The New York State Public Service Commission approved a Host Community Benefit Program that provides bill credits directly to residential electric customers where major renewable energy facilities are located.
The hope is that more clean energy projects will be developed to support the fight against climate change. The program will provide bill credits that vary based on the size and type of the renewable energy facility.
“To ensure host communities benefit more fully from the development of renewable energy projects, developers will now be required to fund bill credits for local electric customers,” said Commission Chair John B. Rhodes. “This first-of-its-kind program will provide direct benefits to residents, while keeping in place negotiated community-wide benefits, such as Payments in Lieu of Taxes and host community agreements.”
This program was created as a result of the nation-leading Accelerated Renewable Energy Growth and Community Benefit Act. This legislation is aimed at improving and fast-tracking large-scale renewable energy projects that are environmentally responsible and cost-effective. The program will provide an annual bill credit to residential electric utility customers in an area where newly constructed facilities with 25 megawatts (MW) or greater are sited for the first 10 years a facility is operational.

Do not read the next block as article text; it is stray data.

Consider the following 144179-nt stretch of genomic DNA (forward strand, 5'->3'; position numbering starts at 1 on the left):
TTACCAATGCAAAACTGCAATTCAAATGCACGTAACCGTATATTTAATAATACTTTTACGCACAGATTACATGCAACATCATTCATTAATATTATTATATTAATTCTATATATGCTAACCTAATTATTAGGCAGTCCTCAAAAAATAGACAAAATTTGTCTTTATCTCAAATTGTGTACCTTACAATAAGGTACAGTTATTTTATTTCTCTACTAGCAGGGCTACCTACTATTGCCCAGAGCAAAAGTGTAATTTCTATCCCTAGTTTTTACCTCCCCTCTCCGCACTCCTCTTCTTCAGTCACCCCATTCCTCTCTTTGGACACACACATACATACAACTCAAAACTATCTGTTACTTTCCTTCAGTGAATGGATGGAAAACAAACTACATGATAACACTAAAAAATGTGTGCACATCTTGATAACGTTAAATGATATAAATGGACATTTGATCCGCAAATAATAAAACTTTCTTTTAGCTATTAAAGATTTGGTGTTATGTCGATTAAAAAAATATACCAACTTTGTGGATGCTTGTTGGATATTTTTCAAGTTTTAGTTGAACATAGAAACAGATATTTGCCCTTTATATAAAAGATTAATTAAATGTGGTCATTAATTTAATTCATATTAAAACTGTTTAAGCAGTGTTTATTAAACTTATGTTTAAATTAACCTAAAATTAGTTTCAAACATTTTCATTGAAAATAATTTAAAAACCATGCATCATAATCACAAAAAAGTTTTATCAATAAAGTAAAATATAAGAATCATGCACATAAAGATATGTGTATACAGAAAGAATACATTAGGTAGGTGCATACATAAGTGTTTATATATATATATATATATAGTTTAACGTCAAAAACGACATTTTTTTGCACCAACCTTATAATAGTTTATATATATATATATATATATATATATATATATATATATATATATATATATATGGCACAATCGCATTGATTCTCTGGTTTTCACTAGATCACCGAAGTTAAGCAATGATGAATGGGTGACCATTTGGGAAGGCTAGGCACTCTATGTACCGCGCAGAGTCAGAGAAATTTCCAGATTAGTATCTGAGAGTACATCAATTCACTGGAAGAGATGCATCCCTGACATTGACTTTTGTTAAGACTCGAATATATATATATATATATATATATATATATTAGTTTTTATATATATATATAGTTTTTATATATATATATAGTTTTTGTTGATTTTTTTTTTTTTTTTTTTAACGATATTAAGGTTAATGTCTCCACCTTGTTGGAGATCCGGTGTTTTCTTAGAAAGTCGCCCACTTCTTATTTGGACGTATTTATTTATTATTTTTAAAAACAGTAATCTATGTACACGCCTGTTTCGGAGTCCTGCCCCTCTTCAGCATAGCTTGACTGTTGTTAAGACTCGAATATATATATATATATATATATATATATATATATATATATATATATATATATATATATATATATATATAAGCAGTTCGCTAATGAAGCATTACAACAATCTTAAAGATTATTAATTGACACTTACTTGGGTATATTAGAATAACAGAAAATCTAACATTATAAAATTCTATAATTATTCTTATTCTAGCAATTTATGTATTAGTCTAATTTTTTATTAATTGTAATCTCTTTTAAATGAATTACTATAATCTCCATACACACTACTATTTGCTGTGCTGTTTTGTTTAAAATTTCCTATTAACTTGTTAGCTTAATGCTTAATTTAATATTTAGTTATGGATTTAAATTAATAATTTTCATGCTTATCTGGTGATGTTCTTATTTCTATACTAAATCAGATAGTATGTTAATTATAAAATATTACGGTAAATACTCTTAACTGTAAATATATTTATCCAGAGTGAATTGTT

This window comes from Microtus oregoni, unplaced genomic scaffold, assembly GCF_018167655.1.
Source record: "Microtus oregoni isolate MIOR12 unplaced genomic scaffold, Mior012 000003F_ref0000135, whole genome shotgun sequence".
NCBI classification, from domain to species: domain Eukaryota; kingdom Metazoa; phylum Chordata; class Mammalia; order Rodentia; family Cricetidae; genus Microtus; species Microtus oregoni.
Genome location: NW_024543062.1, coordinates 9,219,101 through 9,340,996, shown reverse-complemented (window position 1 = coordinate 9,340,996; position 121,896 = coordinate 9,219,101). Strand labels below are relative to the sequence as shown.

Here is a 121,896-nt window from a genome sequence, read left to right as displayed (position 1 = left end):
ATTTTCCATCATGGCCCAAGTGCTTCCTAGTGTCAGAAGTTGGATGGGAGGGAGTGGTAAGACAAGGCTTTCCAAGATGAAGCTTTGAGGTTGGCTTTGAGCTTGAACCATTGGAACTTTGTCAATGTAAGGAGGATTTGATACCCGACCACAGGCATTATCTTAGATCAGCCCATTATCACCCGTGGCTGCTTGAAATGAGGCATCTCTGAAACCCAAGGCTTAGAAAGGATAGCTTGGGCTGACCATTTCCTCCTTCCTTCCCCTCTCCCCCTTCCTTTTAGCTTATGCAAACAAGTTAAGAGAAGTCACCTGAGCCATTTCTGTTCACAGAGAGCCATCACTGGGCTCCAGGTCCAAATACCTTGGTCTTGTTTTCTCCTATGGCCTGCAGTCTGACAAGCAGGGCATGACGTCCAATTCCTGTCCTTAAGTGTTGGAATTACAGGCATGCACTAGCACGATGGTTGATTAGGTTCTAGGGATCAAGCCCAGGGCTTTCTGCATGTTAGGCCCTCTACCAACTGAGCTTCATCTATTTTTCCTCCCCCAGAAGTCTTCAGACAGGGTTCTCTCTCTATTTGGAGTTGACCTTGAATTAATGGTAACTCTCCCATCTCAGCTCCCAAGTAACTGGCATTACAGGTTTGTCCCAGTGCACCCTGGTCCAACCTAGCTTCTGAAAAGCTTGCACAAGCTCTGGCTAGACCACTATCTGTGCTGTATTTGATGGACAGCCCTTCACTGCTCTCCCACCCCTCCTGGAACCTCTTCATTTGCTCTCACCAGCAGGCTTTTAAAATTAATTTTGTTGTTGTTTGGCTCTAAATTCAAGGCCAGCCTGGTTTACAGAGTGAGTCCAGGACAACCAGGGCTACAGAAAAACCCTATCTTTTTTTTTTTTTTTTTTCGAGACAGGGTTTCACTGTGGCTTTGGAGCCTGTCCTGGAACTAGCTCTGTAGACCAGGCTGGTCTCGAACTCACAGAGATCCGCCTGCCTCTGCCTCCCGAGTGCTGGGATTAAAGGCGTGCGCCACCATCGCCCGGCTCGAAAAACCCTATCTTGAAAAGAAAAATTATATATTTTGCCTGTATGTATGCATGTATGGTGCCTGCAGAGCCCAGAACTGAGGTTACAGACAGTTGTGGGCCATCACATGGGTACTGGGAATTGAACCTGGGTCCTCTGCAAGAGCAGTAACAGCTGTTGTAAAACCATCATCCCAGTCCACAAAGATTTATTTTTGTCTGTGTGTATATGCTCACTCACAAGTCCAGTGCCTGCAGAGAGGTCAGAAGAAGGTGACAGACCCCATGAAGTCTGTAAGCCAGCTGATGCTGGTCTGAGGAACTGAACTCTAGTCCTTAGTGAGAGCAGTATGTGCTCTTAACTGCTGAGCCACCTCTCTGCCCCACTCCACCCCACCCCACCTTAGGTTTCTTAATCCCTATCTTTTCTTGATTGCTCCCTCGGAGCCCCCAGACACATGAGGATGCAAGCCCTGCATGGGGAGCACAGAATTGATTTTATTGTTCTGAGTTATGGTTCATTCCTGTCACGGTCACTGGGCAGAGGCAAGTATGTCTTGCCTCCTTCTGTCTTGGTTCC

Facility owners would pay the annual fee to the utility company serving the affected areas. Utilities would then apply a bill credit to eligible customers’ accounts. Additionally, utilities would annually report the following:
- Facilities actively providing benefits under the program in its service territory
- Monies received from each facility
- The amount of the individual bill credit and the number of customers who received the bill credit for each facility
- The costs to administer the program
The amount of the credit would correlate to the type and size of the facility. Solar and wind project developers would be required to pay an annual fee of $500/MW and $1,000/MW of nameplate capacity, respectively. As a result, a 50 MW solar farm would provide annual customer credits totaling $25,000, and a 100 MW wind farm would provide annual customer credits totaling $100,000. The money would be shared by all residential customers in the host municipality, regardless of proximity to the facility.
|Wind Watch relies entirely
on User Funding